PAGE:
gravois-20120210-00130My favorite part of the presentation is when I would start telling them about PegIntron, the medication that I have had the most success with. At this point I would pull out the box of meds that I brought with me, place it on the table in front of me and say “This drug is not yet FDA approved for use in MPN patients. I have been denied 3 times by my insurance company on the grounds that my purposes are “off label”.  This box costs $2000. It contains ONE dose of medicine. I take this once a week. That’s $104,000 per year for however many years I’m lucky enough to remain alive.” That tended to leave a strong impression on the folks I was speaking to. And then I would start to work in the asks. “With better funding for research, better treatments could potentially be approved for patients. More accessible treatments, mean healthier, more productive constituents.”

 While I was the only person I know of that was there representing MPNs, I am hoping that my presentation was memorable, not just to our elected officials, but also to the other participants. Just about everyone I spoke to had never heard of MPNs. So I’d like to think that I helped educate some other members of the cancer community.

I’m realizing now that I’ve done an awful lot of rambling, so I will leave you for now 🙂 Tomorrow I’ll be posting the mind-body techniques I referenced in my last post!

As always, you are your own best advocate. If you do not take care of yourself, who will?

Until next time,

Lina

20140712_140334 20140712_13591720140708_134227 20140708_102511 20140712_140238

NORD MPN Patient Meeting, San Antonio, TX

Whew. So, that was quite an experience. Flew out last Friday afternoon, got in to San Antonio Friday night..the event was Saturday, and then I started writing this in the airport ready to fly home. (Then my fatigue really hit me, and I had to give up on the writing for a while. I needed a nap lol)

There were presentations given by Dr. Michael McDevvit of Johns Hopkins, two representatives (Sharon and Adriana)from the Leukemia Lymphoma Society and also from me.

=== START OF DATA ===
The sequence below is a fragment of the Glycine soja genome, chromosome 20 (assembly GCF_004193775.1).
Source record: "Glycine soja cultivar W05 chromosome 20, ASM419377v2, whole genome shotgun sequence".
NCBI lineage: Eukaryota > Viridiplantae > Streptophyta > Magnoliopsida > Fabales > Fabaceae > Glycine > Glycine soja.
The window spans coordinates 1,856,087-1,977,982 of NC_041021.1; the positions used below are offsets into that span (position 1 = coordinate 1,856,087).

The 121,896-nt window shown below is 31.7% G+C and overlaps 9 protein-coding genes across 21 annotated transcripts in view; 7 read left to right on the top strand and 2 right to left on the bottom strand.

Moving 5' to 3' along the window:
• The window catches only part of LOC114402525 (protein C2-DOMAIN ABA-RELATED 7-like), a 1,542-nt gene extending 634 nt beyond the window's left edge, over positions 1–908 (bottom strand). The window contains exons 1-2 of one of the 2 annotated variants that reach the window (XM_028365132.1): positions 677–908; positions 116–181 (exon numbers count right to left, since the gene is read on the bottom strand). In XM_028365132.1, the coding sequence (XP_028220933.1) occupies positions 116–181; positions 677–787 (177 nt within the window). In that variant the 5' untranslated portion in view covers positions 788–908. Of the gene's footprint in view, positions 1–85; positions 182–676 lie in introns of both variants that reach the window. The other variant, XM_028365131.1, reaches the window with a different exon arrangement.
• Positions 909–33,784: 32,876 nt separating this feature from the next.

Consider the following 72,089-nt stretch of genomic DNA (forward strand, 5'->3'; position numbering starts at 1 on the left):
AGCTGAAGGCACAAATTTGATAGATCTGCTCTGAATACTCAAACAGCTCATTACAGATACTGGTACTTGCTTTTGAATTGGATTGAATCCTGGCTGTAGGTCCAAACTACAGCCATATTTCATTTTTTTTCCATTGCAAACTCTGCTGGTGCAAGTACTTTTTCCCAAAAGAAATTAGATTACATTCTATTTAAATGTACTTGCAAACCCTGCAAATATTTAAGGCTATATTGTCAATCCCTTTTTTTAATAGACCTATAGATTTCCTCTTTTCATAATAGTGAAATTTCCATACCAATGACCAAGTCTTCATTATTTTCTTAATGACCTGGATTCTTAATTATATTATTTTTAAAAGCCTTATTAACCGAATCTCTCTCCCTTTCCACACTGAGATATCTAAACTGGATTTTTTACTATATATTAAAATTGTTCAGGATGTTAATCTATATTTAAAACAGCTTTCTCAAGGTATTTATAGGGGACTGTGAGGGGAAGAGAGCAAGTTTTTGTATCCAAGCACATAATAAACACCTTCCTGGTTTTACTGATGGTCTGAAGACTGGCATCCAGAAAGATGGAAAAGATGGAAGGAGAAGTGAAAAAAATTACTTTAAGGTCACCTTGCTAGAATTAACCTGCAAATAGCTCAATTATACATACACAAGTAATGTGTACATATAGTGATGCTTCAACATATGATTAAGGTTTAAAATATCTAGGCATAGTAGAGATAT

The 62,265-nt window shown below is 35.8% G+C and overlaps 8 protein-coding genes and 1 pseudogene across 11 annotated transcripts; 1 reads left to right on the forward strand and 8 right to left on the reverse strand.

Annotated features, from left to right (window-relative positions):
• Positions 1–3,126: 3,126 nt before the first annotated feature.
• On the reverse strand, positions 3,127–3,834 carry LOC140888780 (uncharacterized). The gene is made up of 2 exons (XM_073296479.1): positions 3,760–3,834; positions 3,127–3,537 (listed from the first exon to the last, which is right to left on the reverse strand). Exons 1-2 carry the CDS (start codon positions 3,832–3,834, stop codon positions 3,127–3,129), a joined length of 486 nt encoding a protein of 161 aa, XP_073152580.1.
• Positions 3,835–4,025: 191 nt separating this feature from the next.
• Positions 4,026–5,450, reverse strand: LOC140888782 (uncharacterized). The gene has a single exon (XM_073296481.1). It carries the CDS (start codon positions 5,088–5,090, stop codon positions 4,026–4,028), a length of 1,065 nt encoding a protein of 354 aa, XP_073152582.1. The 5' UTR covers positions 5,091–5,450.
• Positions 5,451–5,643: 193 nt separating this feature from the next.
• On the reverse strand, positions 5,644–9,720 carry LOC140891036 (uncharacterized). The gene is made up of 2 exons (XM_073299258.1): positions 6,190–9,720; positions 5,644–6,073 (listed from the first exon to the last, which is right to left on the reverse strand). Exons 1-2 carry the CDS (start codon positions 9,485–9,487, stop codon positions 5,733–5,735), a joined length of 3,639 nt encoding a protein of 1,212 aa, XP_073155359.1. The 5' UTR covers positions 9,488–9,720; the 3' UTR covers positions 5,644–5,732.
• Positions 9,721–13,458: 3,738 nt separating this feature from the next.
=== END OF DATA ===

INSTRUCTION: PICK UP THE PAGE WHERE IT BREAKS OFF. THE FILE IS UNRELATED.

Dr. McDevvit’s presentation as very informative. He talked a lot about clinical diagnostic criteria, and how you “know you’re in trouble when there are this many steps to a diagnosis”. SO TRUE. Since our diseases (ET, PV, MF)mimic one another, and also many other diseases, I guess it makes sense that they would have to add several other steps to the diagnostic criteria to ensure that they are actually diagnosing us correctly. And there is still no guarantee that will happen. It seems that we are misdiagnosed more commonly than we are diagnosed correctly.

Adriana, and Sharon, from LLS presented on the different functions of LLS. How they raise money, how they support patients, different support groups that are available, etc. They also taught us some mind body techniques to help with the stress, and the fatigue that can sometimes come our diseases. If anyone is interested in that, I will post them here 🙂 Let me know in the comments.

The following is my presentation (in full…not the truncated version I ended up delivering)


 

Hello there! I’m so glad to see so many of you here today! I’d like to start out by saying that if I appear

nervous, please forgive me. It’s only because I’m mildly terrified. (smile)

As they said, my name is Emily, but I usually go by the nick-name of LinaMPN on social media, and my

blog, so I’m more of a behind-the-scenes kind of girl, but I will do my best here today.

I am 27 years old, and I have Essential Thrombocytosis. I was officially diagnosed when I was 18

years old, after an initial misdiagnosis by my GP. I presented with fairly vague symptoms of fatigue,

headaches, and bruising. The fatigue, I was able to write off because I was 18, a freshman in college,

taking 18 credit hours that semester, working, and trying to maintain some semblance of a social life.

So it was pretty easy to pass off the fatigue as “overwork”. The headaches were also relatively easy

to ignore as a symptom, because I’ve had migraines since I was 10 years old. Headaches were not

unusual for me. But the bruising was harder to ignore. It seemed that just about every day a new,

large bruise was popping up somewhere. Normally if you have a bruise the size of a softball on your

belly, or your arm, you know where it came from, or how you got it, but these bruises just seemed to

randomly appear. After visiting my GP with those symptoms, she felt it would be best to draw some

labs. Somehow my platelet count came out as 13,000, which led to an incorrect diagnosis of Idiopathic

Thrombocytopenic Purpura, or ITP. My GP decided to prescribe me steroids, and play that watch and

wait game for a while. After a brief stint on prednisone my GP decided we should draw another CBC.

As it turned out, my platelets were actually 2.6 million. When we discovered this, my GP immediately

stopped my prednisone regimen (YAY!), admitted that I was far too weird for her to treat, and referred

me to a Hematologist.

This hematologist decided that it would be best to do a bone marrow biopsy (everyone’s favorite event,

I’m sure…) and the results confirmed ET. After diagnosis, and much discussion my hematologist decided

that it would be best to begin taking Anagrelide. How many of you have taken Anagrelide? And how

many of you had issues tolerating Anagrelide? I’m one of those people who did NOT tolerate Anagrelide

well; headaches, heart palpitations, dizziness, shaking. It did not help that the hematologist I was